By visioning students as accomplished learners, as Dr. Duke advises in Assessment, teachers detail a precise destination for students. Imagining what a competent violinist does and knows empowers a violin teacher to measure a student’s’ development by their ability to do and know those things.
The need to assess skill based doing and not claiming-to-be-able-to-do is not specific to music education. Those who are respected in any industry have done outstanding, measurable work. In the connected, digital world, success is defined by those who do and demonstrate what they do. Don’t just say you are good, don’t just be good, but post a case study of your best work, write about your insights on your website, share your skills in a podcast interview, and don’t forget to show behind the scenes content on snapchat. Gary Vaynerchuk and Sean McCabe, two leaders in marketing strategy, coach individuals to provide value by doing and documenting the valuable work they do. Vaynerchuk and McCabe recommend storytelling because it helped them grow their own businesses in the new digital, knowledge economy. There is an economical advantage, a necessity, to enter the workforce with demonstrable quality work, as Cal Newport writes about extensively in So Good They Can’t Ignore You. It is no longer the college degree or certificate alone that proves you are qualified, but your portfolio.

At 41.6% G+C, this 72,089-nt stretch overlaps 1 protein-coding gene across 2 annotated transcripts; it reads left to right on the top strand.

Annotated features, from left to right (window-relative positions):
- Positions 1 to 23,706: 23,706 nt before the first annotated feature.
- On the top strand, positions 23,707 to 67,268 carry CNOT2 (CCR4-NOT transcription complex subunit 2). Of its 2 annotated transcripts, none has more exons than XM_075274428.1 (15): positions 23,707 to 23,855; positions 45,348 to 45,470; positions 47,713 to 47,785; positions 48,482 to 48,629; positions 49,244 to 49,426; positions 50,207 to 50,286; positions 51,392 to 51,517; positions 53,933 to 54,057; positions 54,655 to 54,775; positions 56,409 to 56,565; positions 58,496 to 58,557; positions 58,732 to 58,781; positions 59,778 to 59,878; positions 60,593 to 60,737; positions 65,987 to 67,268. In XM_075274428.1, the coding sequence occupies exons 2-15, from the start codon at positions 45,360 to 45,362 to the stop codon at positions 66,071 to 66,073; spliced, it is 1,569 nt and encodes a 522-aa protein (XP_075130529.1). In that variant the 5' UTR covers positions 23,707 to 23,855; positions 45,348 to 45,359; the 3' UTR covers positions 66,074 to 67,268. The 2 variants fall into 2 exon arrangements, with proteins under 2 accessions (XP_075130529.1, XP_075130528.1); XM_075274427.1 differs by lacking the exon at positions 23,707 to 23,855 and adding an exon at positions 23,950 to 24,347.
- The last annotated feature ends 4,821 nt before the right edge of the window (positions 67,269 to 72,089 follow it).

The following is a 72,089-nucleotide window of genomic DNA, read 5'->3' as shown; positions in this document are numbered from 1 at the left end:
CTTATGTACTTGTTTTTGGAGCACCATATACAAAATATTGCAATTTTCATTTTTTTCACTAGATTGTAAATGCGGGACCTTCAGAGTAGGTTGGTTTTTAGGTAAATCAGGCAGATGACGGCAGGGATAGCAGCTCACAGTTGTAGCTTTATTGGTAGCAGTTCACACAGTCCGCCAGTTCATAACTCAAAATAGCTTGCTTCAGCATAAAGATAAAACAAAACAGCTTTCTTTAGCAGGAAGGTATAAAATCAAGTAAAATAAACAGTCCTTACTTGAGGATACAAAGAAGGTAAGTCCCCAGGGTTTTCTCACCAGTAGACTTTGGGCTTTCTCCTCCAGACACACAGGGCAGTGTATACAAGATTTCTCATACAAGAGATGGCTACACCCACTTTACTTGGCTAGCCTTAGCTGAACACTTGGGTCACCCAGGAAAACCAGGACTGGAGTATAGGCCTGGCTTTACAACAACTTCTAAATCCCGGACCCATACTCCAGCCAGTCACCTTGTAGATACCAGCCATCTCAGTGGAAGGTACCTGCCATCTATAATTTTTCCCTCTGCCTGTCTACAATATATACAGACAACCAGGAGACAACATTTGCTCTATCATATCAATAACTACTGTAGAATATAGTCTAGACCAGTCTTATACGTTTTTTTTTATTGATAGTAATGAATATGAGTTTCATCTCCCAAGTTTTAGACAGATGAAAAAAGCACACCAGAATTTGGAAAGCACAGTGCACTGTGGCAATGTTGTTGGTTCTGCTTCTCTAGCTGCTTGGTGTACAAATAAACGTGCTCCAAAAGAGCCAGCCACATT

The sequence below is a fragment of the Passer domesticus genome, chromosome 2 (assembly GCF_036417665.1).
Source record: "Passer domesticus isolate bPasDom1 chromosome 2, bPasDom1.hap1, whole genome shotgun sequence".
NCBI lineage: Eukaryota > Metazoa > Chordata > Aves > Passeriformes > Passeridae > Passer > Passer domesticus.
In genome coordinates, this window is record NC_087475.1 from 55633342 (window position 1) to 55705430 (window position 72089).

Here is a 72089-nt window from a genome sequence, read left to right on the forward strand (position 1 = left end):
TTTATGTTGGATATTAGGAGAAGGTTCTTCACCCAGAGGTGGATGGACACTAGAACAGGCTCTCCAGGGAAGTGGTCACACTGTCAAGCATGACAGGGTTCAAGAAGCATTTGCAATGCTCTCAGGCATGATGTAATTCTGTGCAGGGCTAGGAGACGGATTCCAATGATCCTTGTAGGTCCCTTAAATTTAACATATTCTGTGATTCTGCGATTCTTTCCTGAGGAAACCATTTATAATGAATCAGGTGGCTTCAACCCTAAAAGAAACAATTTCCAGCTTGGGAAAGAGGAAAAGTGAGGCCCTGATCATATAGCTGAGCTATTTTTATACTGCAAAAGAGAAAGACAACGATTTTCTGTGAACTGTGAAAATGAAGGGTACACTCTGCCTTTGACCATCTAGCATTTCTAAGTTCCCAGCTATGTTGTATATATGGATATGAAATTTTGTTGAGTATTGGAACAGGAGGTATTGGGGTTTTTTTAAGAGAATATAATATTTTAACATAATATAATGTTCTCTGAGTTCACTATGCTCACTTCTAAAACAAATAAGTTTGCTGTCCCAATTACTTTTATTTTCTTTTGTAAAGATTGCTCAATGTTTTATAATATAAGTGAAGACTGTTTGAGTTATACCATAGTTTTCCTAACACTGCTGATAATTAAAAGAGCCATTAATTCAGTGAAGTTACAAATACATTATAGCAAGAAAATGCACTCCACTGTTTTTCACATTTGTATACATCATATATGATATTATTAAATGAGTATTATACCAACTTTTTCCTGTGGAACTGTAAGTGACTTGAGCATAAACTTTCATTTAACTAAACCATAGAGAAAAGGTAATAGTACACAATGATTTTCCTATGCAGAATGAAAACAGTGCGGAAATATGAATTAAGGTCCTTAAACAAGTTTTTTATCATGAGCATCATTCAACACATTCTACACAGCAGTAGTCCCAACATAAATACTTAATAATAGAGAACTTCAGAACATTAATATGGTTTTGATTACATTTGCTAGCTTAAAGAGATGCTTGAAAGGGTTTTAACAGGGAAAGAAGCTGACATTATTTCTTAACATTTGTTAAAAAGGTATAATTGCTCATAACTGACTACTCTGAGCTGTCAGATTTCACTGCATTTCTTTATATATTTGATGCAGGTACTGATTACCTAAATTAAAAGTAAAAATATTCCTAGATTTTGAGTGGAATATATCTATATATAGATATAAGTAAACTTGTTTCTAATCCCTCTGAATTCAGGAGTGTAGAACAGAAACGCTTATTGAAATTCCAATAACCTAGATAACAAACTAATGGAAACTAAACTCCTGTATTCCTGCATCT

If we frequently assess the deep skills required to be a competent musician in our students, then we teach our students not only musicianship, but their own ability to assess. The world is rapidly changing and we hardly know what future we are preparing our students for. But by doing our students into competence, we are really doing them into doing competence. And is there any preparation more valuable than that?
This post is one in a series of concise reflections on Dr. Robert Duke’s Intelligent Music Teaching: Essays on the Core Principles of Effective Instruction. Find the others here.